Under the FOI laws information is deemed to be held by a public authority "if it is held by another person on behalf of the authority".

Some information can be held back under qualified and absolute exemptions. However, where information can be withheld under a qualified exemption organisations are still obliged to conduct a 'public interest test' to determine whether it is right for information to be disclosed.

"Even if a qualified exemption or exception is engaged (ie covers the requested information), the information must still be disclosed unless the public interest in maintaining the exemption or exception is greater than the public interest in disclosing it. The decision involves the balancing of factors on each side," the ICO's guide said.

Factors that should be considered in determining whether information should be disclosed in the public's interest include whether releasing information will add to "the understanding of and participation in the public debate of issues of the day" and promote greater transparency in public money expenditure.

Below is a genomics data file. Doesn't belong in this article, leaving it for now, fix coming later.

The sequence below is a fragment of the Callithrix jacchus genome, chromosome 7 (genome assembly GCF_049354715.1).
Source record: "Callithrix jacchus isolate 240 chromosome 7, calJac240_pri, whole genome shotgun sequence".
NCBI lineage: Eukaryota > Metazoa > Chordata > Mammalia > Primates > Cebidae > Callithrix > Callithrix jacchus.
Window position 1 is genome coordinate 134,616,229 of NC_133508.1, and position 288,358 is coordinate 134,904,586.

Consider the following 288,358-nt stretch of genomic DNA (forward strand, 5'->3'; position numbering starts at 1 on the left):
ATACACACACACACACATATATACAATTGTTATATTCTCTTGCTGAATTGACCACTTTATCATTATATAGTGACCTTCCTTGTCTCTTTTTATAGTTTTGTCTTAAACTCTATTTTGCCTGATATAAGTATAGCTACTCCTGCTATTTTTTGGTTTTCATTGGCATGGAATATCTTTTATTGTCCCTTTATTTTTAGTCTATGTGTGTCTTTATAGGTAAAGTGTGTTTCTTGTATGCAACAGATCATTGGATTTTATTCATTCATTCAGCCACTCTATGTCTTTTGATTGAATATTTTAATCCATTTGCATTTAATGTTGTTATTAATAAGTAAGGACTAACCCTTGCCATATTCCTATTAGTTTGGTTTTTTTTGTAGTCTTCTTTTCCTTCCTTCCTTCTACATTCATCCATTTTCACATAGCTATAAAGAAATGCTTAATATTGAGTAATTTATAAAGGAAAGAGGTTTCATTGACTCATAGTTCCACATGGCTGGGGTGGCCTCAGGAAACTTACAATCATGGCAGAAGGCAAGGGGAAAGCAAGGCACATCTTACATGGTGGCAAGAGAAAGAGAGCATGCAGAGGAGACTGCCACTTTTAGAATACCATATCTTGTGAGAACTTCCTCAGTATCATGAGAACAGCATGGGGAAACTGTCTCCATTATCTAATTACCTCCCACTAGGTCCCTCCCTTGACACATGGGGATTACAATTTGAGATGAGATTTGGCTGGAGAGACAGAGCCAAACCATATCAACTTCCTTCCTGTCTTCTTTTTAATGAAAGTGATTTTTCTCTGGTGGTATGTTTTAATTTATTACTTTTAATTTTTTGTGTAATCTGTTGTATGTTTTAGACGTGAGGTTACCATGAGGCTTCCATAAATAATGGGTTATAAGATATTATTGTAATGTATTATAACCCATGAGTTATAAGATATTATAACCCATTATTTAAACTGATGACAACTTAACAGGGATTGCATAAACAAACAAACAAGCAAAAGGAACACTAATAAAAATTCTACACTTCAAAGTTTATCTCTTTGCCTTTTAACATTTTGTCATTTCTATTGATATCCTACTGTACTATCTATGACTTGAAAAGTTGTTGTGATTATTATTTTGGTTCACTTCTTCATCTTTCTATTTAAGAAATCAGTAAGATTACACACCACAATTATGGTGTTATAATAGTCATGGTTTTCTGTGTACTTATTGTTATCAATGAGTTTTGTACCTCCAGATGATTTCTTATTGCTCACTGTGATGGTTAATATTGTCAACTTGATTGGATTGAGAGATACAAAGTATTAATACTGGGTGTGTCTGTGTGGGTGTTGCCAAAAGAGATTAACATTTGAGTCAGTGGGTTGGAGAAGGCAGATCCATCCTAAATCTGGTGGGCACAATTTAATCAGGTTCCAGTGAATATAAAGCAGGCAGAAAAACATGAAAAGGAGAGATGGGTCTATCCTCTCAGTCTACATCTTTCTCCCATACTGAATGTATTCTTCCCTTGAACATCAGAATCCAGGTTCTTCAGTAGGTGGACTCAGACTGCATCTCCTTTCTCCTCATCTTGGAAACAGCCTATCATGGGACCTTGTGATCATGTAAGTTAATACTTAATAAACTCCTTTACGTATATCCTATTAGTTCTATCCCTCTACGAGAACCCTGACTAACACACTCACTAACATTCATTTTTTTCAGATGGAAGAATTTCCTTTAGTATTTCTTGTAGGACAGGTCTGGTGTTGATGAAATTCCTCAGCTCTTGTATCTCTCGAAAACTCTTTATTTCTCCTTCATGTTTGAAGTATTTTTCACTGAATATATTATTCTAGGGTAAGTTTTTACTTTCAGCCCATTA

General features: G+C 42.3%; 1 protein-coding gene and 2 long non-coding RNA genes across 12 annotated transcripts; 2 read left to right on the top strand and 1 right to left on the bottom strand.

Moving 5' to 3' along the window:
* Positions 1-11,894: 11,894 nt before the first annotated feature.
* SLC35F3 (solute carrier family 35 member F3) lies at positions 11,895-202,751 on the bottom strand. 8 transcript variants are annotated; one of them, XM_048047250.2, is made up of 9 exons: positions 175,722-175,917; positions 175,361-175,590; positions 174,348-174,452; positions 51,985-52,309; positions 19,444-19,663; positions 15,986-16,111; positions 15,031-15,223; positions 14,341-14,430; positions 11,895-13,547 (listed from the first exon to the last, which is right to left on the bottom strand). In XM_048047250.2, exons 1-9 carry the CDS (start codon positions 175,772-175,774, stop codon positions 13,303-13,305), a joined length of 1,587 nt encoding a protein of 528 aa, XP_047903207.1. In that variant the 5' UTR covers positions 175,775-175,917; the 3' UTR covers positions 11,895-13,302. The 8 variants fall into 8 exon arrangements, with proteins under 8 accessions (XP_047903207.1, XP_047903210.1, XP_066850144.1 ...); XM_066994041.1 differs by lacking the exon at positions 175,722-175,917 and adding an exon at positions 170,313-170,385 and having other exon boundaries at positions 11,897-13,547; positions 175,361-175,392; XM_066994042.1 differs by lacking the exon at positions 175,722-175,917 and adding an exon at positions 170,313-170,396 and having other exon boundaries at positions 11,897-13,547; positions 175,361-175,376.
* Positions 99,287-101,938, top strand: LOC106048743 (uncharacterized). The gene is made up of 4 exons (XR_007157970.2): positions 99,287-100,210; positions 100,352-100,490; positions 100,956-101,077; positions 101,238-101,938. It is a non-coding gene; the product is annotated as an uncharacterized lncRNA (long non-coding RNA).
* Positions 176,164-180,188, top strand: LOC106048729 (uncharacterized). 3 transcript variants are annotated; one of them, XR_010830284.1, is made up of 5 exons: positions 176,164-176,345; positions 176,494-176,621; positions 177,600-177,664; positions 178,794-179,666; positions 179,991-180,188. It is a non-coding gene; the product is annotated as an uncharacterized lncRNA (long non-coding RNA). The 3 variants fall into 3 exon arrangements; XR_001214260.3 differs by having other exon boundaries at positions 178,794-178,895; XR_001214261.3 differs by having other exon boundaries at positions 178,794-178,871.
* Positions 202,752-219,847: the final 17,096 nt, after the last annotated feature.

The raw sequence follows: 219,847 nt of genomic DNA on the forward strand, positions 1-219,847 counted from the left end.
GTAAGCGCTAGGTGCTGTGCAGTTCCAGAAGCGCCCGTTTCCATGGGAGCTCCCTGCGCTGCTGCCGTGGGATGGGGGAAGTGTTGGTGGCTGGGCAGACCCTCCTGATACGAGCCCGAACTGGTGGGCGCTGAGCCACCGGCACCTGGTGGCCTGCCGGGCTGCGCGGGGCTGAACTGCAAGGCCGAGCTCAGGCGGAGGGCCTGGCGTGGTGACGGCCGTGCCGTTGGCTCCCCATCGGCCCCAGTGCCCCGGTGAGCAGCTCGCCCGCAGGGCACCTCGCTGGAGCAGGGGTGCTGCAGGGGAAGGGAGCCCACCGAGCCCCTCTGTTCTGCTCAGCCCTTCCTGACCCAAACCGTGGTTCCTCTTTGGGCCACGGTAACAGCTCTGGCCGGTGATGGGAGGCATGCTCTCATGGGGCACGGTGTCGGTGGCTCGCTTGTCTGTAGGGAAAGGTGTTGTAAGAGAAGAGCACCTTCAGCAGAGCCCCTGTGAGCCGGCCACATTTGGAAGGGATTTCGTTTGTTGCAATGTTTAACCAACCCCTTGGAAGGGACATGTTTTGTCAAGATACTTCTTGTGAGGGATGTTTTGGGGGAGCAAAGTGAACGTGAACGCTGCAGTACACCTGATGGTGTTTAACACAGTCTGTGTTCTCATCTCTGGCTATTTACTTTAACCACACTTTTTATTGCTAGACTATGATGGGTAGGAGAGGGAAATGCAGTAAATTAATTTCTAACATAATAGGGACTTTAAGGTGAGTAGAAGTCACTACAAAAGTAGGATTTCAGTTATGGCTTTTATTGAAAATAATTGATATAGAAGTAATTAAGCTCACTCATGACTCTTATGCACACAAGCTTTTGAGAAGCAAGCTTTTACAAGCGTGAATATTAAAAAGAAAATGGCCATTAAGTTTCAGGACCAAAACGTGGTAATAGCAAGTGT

"There will be a greater public interest in disclosing information relating to research that is publicly funded," the ICO's guide to higher education bodies said.

"The content of the information and contextual factors including the age of the information and the timing of the request will all have some bearing on the balancing of the public interest. The greater the amounts of money involved or number of people affected by decisions will weigh more heavily in favour of disclosure," the ICO said.

The ICO said that universities and colleges do not have to disclose sensitive commercial information if there is a "genuine need" to protect it.